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Reference : UMR7057-CARPHI-006
Workplace : PARIS 13
Date of publication : Friday, July 24, 2020
Scientific Responsible name : Elisabeth GUAZZELLI
Type of Contract : PhD Student contract / Thesis offer
Contract Period : 36 months
Start date of the thesis : 1 October 2020
Proportion of work : Full time
Remuneration : 2 135,00 € gross monthly
Description of the thesis topic
Suspensions, which are consisting of mixtures of particles dispersed in a liquid, are ubiquitous in natural phenomena (transport of sediments in rivers and oceans, landslides, avalanches, pyroclastic flows) and in industrial processes (food industry and cosmetics, civil engineering and petroleum industry, paper and composite industries). If the rheology of suspensions is well understood since the seminal work of Einstein in the dilute or semi-dilute regimes where the hydrodynamic interactions between the particles predominate, it is far from being completely elucidated in the concentrated regime. Indeed, at these volume fractions, the contacts between particles become dominant leading to a divergence of the viscosity at a jamming transition where the flow stops.
In the regime of large concentration, the major problem is to link the mechanics at the grain scale to the macroscopic rheological properties. Theoretical and numerical studies have recently highlighted the role of friction between particles and more broadly the role of the interactions between these particles (electrostatic, steric for example). However, it is difficult experimentally to explore suspensions over the whole range, from particles having purely lubricated interactions (without frictional contact) to particles having solid contact with friction. The present project proposes to move in this direction by manufacturing chemically functionalized particles. This functionalization aims at affecting the interactions between the particles and between the particles and the suspending fluid and could make possible the examination of the transition between suspensions where the particles have only lubricated interactions (without friction) and where there is frictional contact between the grains (with friction). The objective of the thesis is therefore the development of particles of controlled functionalization and the study of their rheological studies.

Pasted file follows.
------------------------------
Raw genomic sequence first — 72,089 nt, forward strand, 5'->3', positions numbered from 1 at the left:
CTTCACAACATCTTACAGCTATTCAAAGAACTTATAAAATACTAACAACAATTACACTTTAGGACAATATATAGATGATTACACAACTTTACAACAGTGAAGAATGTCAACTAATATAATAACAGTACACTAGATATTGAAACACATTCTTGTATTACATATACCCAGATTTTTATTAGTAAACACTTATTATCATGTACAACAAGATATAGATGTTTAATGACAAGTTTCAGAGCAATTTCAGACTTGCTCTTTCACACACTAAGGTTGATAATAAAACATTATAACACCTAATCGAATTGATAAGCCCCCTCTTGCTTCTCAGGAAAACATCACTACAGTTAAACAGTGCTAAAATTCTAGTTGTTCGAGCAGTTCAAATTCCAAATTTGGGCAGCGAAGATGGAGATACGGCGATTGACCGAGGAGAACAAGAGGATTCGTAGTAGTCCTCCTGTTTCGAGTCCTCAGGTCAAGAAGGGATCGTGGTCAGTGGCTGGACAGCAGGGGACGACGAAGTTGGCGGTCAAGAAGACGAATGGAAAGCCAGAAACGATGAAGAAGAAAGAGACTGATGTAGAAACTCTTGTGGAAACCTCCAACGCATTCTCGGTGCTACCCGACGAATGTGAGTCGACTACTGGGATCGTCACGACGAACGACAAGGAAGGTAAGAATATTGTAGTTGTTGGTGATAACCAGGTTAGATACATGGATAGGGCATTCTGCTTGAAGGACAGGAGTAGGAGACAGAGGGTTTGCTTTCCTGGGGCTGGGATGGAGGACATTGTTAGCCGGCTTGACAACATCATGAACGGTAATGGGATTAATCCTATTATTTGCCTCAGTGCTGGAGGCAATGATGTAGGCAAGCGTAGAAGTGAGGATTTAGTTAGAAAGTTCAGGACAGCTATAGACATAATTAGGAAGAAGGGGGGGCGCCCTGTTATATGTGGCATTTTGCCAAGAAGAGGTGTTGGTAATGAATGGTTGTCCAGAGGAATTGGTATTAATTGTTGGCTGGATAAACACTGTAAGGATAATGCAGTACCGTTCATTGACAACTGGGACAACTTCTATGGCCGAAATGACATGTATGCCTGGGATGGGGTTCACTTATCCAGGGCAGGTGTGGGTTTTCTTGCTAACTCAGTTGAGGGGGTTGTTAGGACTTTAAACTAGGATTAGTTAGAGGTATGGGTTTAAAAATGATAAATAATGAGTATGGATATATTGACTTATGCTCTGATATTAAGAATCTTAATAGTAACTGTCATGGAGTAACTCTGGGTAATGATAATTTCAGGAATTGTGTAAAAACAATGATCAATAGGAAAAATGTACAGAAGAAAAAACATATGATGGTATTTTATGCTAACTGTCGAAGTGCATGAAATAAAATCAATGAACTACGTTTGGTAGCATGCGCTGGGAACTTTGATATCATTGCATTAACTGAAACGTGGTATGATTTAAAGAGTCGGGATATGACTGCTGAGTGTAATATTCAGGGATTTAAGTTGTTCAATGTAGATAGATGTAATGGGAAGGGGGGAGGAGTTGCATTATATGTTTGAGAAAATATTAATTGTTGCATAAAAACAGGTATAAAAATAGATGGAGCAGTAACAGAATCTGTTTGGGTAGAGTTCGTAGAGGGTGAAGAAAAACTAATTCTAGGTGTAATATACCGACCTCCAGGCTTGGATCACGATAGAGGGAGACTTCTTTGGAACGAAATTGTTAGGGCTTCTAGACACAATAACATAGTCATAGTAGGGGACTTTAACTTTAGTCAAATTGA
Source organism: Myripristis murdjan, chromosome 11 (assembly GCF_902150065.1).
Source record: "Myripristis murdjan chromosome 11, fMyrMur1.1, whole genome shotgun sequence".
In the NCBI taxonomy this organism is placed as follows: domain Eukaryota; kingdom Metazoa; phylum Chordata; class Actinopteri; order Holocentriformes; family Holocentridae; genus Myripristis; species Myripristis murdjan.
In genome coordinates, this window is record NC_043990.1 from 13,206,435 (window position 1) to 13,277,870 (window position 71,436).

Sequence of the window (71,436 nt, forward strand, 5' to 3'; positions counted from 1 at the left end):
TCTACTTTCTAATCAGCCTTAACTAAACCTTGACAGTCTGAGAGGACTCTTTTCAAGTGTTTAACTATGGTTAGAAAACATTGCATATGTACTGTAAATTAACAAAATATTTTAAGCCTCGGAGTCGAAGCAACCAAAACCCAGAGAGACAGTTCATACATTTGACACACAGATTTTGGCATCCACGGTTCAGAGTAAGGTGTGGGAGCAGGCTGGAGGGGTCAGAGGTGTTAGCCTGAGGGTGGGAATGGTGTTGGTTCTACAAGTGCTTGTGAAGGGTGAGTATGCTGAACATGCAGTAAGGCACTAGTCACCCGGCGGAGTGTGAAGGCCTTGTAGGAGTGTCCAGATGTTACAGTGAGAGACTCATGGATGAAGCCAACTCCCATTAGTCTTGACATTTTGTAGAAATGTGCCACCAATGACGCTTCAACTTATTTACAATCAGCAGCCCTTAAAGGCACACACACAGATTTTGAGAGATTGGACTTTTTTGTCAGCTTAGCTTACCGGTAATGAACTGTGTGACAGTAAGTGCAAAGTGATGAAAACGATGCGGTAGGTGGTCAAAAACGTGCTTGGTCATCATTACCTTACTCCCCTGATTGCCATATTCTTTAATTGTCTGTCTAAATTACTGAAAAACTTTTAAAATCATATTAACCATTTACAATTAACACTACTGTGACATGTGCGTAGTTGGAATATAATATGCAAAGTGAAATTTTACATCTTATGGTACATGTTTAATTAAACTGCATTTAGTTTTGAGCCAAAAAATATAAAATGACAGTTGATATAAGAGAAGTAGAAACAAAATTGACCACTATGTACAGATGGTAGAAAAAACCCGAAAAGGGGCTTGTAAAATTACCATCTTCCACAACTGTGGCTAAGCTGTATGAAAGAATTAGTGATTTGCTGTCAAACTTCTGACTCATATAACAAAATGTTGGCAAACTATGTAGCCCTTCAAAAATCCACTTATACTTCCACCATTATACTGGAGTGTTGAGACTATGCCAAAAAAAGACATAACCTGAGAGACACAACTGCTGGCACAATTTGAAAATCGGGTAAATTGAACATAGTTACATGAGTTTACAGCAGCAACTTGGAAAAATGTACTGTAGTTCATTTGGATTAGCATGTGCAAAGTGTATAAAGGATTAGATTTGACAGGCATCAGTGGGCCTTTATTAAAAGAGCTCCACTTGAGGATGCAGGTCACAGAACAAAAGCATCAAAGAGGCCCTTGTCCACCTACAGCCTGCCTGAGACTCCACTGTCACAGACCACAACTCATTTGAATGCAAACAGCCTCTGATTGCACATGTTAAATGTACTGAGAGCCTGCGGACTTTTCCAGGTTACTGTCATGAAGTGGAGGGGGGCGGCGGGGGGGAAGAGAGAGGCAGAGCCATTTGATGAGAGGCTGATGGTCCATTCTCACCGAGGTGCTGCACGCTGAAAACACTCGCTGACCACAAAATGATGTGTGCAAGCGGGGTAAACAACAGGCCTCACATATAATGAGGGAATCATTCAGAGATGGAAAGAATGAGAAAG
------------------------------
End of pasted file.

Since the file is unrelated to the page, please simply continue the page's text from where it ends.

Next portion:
Work Contex :
The thesis will take place between the Sciences and Engineering of Soft Matter (SIMM) laboratory at ESPCI and the Matter and Complex Systems (MSC) laboratory of Paris University.
Candidate profile :
The student will have an experimental profile in material chemistry, with knowledge in chemistry and physicochemistry of soft matter, and will need to be curious and imaginative.
Nicolas SANSON (SIMM, ESPCI-SU-CNRS,
Matthieu ROCHE (MSC, CNRS - Paris University - Site Condorcet)
Elisabeth GUAZZELLI (MSC, CNRS - Paris University - Site Condorcet)
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